Today, the majority of Cherokee people who live in North Carolina live within this tract of land that they were able to hold, an area which came to be identified as the Qualla Boundary. Unlike traditional Native American reservations throughout the United States, the Qualla Boundary─which includes land in modern-day North Carolina counties such as Cherokee, Graham, Swain, and Jackson─is privately owned by the communities who occupy it rather than government mandated.

“The Qualla Boundary started expanding in the 1870s and grew from there as it was bought out by Native buyers. It’s not technically a reservation because it was actually bought by the people who live on the land directly,” Davis said. “This is land that they bought in the Euro-American style, and that they hold directly. They didn’t hold this land by treaty that could be aggregated, as has happened to other Cherokee.”

The Qualla Boundary is the largest swath of Cherokee land in the state, stretching across 57,000 acres of Western North Carolina. This plot of land has largely maintained the same boundaries that were established in 1876. Approximately 80 percent of this land is owned by individual tribal members and is held in a federal trust, barring it from sale except to other tribal members. 

While the Qualla Boundary land gave the Cherokee in North Carolina an opportunity to reestablish their cultures and communities following Indian Removal, this transition was not without significant difficulty.

“It’s always hard to reconstruct a lot of this given what happened to Native Americans after the arrival of Europeans,” Davis said. “Historians estimate that something like nine out of ten Native Americans died as a result of European conquest.”

While the Trail of Tears was a significant tool used to destroy Eastern Native American communities, European diseases like smallpox, measles, and flu also wiped-out large populations of Native people who had no immunity to fight the foreign infections.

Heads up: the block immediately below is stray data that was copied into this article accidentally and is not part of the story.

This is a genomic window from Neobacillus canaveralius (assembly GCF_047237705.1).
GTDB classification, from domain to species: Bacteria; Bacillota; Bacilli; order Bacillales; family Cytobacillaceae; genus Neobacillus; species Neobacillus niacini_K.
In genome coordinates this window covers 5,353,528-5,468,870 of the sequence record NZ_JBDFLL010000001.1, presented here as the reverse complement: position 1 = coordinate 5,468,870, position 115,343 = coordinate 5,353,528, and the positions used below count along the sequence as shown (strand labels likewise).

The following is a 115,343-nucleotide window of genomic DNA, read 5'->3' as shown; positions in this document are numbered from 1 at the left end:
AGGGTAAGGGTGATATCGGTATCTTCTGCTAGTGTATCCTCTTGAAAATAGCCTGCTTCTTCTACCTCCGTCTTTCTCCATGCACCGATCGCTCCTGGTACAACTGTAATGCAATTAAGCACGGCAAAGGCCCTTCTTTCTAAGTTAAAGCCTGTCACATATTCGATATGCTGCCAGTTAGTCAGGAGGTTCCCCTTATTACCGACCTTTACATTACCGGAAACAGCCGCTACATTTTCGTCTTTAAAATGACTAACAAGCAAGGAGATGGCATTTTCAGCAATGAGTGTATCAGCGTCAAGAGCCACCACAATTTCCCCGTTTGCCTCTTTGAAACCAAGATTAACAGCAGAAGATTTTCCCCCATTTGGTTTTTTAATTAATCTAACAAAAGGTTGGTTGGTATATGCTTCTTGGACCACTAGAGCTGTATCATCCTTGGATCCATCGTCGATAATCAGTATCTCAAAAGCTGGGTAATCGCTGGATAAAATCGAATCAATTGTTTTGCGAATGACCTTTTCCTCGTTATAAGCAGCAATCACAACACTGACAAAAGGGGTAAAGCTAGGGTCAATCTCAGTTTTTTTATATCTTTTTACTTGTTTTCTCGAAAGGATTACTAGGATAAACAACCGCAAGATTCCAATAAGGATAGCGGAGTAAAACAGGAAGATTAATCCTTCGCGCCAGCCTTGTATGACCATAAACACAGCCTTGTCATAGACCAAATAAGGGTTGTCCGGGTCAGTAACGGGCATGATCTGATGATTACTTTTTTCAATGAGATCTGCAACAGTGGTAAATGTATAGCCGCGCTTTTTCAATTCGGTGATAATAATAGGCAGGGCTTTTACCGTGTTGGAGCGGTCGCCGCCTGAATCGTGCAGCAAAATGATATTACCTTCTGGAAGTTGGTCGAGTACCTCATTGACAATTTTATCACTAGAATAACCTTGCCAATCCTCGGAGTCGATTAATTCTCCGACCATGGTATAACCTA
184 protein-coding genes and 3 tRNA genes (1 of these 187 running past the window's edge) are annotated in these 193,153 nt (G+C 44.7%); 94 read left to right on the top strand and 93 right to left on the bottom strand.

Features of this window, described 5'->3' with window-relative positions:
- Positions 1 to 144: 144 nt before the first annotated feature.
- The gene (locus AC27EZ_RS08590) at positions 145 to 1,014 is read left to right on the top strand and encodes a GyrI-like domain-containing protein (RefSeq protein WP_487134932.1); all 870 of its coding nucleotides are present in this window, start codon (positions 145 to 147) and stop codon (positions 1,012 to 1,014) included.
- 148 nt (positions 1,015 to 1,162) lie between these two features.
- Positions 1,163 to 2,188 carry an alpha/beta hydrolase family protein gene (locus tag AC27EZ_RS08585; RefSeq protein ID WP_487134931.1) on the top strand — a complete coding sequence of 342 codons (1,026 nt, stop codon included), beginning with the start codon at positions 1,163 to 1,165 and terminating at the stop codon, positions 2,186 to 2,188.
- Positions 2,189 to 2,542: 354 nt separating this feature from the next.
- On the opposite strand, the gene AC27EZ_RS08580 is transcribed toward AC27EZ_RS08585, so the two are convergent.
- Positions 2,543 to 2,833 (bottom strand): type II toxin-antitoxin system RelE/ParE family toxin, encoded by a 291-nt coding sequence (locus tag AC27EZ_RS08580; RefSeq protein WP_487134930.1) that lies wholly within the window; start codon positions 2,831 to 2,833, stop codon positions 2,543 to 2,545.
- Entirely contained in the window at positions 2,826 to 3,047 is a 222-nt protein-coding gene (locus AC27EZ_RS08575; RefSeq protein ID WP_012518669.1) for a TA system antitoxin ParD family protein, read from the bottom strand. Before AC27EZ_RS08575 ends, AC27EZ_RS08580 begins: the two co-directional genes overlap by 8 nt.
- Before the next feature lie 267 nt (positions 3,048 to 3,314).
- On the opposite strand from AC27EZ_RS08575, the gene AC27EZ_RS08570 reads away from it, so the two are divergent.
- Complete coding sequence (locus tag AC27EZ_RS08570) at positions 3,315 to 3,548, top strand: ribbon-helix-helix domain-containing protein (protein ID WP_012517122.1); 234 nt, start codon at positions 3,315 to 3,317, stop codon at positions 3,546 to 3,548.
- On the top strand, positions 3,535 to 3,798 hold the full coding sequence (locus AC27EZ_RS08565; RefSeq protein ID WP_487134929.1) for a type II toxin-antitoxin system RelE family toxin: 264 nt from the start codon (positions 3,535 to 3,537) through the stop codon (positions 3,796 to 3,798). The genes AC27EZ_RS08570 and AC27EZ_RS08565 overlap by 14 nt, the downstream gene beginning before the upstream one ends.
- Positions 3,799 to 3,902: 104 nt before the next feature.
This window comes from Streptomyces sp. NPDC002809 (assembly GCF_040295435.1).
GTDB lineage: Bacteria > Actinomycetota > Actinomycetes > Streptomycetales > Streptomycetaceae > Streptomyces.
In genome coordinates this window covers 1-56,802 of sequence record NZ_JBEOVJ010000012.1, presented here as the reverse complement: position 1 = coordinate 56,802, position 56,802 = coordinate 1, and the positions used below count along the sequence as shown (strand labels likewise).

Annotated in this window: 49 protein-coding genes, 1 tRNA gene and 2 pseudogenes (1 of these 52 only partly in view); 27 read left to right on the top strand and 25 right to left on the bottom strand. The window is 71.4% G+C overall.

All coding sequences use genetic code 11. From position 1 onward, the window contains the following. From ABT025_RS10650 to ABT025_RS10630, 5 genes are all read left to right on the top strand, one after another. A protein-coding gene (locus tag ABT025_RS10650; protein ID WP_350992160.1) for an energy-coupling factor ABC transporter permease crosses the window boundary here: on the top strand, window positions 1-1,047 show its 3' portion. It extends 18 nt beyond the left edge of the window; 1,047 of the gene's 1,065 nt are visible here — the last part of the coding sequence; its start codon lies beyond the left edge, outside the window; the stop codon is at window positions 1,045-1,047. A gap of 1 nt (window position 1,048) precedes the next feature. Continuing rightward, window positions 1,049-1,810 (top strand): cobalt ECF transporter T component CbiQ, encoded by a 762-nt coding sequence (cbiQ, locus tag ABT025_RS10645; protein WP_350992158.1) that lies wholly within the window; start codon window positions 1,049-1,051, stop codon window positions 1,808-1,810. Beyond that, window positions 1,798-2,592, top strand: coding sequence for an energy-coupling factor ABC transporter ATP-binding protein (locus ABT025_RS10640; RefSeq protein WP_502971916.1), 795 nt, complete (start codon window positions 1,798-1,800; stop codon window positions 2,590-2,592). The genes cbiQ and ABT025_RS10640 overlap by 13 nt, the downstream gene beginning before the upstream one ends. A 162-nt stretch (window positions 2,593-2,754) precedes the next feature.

Due to this erasure, and the inaccurate, often racist representation of Native Americans in television, films, and other forms of media throughout the years, many non-Native Americans are uneducated or misinformed about Native American culture and history. Overcoming this misunderstanding is an important step in the revitalization and expansion of Cherokee culture throughout the state.

This map shows the areas of land in Western North Carolina that are part of the Qualla Boundary.

“We have to banish any old Hollywood movies from our mind. The Cherokee were a settled agricultural community. They were sophisticated breeders of corn and other crops. They bred a variety called Eastern Flint Corn that was almost as big and productive as modern corn,” Davis said. “They lived in towns and villages, had complex societies with governing systems and the like. They would have been connected to regional trade networks that were all over the east coast. They were trading with people up into Pennsylvania, further south into Alabama, and elsewhere.”